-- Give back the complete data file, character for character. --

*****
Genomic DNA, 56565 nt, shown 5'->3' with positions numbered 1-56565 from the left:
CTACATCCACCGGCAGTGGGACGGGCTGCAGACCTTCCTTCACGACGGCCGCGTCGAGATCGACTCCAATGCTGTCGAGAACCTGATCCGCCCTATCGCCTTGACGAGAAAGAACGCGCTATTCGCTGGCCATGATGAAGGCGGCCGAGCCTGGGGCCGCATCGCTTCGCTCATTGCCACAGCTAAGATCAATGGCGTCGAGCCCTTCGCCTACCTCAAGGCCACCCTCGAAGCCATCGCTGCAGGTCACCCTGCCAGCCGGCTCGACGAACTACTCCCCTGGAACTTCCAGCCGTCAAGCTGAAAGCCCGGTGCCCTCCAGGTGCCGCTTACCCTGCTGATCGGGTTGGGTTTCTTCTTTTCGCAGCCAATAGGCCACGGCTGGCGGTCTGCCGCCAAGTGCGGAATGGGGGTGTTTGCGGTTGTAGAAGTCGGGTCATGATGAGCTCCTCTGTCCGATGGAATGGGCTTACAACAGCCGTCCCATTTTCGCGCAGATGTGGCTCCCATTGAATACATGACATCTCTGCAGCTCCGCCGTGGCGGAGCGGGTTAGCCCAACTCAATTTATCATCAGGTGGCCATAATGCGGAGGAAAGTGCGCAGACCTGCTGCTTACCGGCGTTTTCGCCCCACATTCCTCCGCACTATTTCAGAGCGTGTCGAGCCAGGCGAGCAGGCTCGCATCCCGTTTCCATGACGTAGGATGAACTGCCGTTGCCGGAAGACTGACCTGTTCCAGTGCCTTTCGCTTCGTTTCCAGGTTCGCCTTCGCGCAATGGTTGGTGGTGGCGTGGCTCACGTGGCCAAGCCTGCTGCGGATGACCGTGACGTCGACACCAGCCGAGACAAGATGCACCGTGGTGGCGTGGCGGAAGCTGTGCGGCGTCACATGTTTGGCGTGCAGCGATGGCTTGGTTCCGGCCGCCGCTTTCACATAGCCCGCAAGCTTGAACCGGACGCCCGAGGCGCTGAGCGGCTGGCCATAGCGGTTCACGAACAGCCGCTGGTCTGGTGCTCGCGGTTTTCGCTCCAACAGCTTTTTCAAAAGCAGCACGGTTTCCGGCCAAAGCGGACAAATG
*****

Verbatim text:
Genomic DNA, 56565 nt, shown 5'->3' with positions numbered 1-56565 from the left:
CTACATCCACCGGCAGTGGGACGGGCTGCAGACCTTCCTTCACGACGGCCGCGTCGAGATCGACTCCAATGCTGTCGAGAACCTGATCCGCCCTATCGCCTTGACGAGAAAGAACGCGCTATTCGCTGGCCATGATGAAGGCGGCCGAGCCTGGGGCCGCATCGCTTCGCTCATTGCCACAGCTAAGATCAATGGCGTCGAGCCCTTCGCCTACCTCAAGGCCACCCTCGAAGCCATCGCTGCAGGTCACCCTGCCAGCCGGCTCGACGAACTACTCCCCTGGAACTTCCAGCCGTCAAGCTGAAAGCCCGGTGCCCTCCAGGTGCCGCTTACCCTGCTGATCGGGTTGGGTTTCTTCTTTTCGCAGCCAATAGGCCACGGCTGGCGGTCTGCCGCCAAGTGCGGAATGGGGGTGTTTGCGGTTGTAGAAGTCGGGTCATGATGAGCTCCTCTGTCCGATGGAATGGGCTTACAACAGCCGTCCCATTTTCGCGCAGATGTGGCTCCCATTGAATACATGACATCTCTGCAGCTCCGCCGTGGCGGAGCGGGTTAGCCCAACTCAATTTATCATCAGGTGGCCATAATGCGGAGGAAAGTGCGCAGACCTGCTGCTTACCGGCGTTTTCGCCCCACATTCCTCCGCACTATTTCAGAGCGTGTCGAGCCAGGCGAGCAGGCTCGCATCCCGTTTCCATGACGTAGGATGAACTGCCGTTGCCGGAAGACTGACCTGTTCCAGTGCCTTTCGCTTCGTTTCCAGGTTCGCCTTCGCGCAATGGTTGGTGGTGGCGTGGCTCACGTGGCCAAGCCTGCTGCGGATGACCGTGACGTCGACACCAGCCGAGACAAGATGCACCGTGGTGGCGTGGCGGAAGCTGTGCGGCGTCACATGTTTGGCGTGCAGCGATGGCTTGGTTCCGGCCGCCGCTTTCACATAGCCCGCAAGCTTGAACCGGACGCCCGAGGCGCTGAGCGGCTGGCCATAGCGGTTCACGAACAGCCGCTGGTCTGGTGCTCGCGGTTTTCGCTCCAACAGCTTTTTCAAAAGCAGCACGGTTTCCGGCCAAAGCGGACAAATG